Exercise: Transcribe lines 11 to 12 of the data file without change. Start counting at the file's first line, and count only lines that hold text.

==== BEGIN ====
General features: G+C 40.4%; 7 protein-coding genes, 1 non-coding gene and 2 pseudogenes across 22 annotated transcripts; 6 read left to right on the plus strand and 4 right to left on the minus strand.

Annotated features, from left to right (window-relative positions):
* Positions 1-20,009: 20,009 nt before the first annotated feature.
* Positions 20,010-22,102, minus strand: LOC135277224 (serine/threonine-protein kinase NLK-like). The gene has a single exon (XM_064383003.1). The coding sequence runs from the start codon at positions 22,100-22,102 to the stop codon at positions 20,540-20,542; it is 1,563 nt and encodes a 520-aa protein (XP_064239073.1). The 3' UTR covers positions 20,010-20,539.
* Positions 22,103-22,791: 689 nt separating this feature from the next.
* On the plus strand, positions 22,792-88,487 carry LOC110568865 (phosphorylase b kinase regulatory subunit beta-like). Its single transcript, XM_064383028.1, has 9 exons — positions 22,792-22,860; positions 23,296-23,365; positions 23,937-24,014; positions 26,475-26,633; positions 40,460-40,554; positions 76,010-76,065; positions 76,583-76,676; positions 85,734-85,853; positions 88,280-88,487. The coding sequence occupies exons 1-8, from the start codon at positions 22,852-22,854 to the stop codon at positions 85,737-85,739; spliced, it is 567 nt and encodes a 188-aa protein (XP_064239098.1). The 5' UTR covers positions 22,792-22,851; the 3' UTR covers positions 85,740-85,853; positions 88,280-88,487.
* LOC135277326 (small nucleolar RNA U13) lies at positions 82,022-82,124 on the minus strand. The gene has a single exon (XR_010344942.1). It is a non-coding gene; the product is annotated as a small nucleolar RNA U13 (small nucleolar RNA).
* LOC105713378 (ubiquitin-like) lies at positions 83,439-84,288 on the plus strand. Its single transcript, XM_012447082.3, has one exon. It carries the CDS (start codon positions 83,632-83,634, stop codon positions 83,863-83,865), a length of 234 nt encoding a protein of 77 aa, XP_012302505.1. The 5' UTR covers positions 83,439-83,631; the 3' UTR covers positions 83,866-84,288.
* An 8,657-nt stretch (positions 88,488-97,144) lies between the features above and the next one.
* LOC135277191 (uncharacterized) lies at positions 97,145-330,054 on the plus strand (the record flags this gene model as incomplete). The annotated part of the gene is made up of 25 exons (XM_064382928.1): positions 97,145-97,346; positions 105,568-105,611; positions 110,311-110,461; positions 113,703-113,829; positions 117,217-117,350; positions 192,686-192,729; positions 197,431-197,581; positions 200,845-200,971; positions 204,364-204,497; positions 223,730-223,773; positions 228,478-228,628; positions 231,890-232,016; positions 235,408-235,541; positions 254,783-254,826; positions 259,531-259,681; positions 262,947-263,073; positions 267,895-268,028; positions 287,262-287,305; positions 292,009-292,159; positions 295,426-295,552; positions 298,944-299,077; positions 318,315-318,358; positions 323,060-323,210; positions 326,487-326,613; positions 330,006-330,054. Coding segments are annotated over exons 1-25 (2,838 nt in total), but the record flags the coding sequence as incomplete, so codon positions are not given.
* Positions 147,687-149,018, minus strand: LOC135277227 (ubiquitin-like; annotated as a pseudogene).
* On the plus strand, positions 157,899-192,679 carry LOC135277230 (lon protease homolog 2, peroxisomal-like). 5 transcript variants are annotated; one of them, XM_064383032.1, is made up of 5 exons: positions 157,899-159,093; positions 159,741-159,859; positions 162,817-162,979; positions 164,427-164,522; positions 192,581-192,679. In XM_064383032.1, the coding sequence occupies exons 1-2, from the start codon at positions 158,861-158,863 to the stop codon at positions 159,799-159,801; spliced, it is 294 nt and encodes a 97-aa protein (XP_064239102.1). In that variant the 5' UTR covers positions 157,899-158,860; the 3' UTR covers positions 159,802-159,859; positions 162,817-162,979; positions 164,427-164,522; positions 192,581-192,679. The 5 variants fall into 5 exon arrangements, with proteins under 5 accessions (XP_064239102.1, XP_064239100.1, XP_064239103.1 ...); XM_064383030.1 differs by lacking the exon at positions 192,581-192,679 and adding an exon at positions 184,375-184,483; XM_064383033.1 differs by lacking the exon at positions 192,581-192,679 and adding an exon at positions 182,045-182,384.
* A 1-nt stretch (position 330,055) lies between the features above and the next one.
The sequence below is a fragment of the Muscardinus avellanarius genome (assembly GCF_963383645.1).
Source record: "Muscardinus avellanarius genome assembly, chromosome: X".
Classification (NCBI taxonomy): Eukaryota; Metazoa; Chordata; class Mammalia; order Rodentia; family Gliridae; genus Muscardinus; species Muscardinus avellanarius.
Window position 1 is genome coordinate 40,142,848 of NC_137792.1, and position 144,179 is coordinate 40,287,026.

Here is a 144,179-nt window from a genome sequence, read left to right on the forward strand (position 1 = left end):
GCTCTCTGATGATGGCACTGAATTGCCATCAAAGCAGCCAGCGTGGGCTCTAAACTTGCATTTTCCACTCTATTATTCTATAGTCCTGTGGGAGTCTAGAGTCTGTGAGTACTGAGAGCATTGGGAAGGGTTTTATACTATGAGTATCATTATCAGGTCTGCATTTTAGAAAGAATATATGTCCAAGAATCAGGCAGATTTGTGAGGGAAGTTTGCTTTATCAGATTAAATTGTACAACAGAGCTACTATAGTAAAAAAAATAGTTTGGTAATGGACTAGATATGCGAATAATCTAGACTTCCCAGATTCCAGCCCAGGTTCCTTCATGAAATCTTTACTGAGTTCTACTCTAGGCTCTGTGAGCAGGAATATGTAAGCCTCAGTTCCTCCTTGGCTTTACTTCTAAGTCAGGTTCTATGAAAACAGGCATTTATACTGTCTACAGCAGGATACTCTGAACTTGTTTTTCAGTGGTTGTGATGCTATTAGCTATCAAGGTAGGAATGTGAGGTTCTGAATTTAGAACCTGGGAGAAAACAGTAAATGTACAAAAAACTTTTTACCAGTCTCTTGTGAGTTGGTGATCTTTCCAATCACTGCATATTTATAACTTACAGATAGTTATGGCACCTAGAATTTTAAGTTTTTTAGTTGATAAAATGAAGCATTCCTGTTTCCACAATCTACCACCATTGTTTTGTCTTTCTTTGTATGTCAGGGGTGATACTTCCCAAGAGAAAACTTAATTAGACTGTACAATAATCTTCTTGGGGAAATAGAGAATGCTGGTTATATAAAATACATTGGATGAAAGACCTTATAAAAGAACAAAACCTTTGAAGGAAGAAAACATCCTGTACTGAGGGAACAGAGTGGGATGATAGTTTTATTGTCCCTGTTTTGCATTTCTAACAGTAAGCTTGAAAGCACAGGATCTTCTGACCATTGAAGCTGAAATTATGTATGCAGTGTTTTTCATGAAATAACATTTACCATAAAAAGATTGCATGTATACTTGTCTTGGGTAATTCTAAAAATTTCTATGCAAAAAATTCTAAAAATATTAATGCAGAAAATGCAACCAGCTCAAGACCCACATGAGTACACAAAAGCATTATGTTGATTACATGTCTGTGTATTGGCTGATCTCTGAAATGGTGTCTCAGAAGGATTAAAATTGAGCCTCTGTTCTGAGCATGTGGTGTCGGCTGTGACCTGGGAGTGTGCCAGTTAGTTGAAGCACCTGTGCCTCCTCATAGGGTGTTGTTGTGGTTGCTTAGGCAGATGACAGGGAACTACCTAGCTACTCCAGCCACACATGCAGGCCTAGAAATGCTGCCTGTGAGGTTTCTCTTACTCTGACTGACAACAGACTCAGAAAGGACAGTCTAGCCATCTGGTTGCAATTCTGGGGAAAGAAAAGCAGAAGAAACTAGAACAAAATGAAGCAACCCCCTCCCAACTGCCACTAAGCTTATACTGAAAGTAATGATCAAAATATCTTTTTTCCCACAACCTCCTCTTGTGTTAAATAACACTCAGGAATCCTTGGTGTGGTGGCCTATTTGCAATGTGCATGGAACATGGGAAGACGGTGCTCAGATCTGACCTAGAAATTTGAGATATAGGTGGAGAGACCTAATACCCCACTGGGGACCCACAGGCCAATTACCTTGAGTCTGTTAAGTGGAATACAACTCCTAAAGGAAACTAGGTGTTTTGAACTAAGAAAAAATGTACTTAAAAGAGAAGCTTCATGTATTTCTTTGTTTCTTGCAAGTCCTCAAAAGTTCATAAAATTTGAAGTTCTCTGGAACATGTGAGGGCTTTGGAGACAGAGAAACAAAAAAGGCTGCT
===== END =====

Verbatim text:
* Positions 147,687-149,018, minus strand: LOC135277227 (ubiquitin-like; annotated as a pseudogene).
* On the plus strand, positions 157,899-192,679 carry LOC135277230 (lon protease homolog 2, peroxisomal-like). 5 transcript variants are annotated; one of them, XM_064383032.1, is made up of 5 exons: positions 157,899-159,093; positions 159,741-159,859; positions 162,817-162,979; positions 164,427-164,522; positions 192,581-192,679. In XM_064383032.1, the coding sequence occupies exons 1-2, from the start codon at positions 158,861-158,863 to the stop codon at positions 159,799-159,801; spliced, it is 294 nt and encodes a 97-aa protein (XP_064239102.1). In that variant the 5' UTR covers positions 157,899-158,860; the 3' UTR covers positions 159,802-159,859; positions 162,817-162,979; positions 164,427-164,522; positions 192,581-192,679. The 5 variants fall into 5 exon arrangements, with proteins under 5 accessions (XP_064239102.1, XP_064239100.1, XP_064239103.1 ...); XM_064383030.1 differs by lacking the exon at positions 192,581-192,679 and adding an exon at positions 184,375-184,483; XM_064383033.1 differs by lacking the exon at positions 192,581-192,679 and adding an exon at positions 182,045-182,384.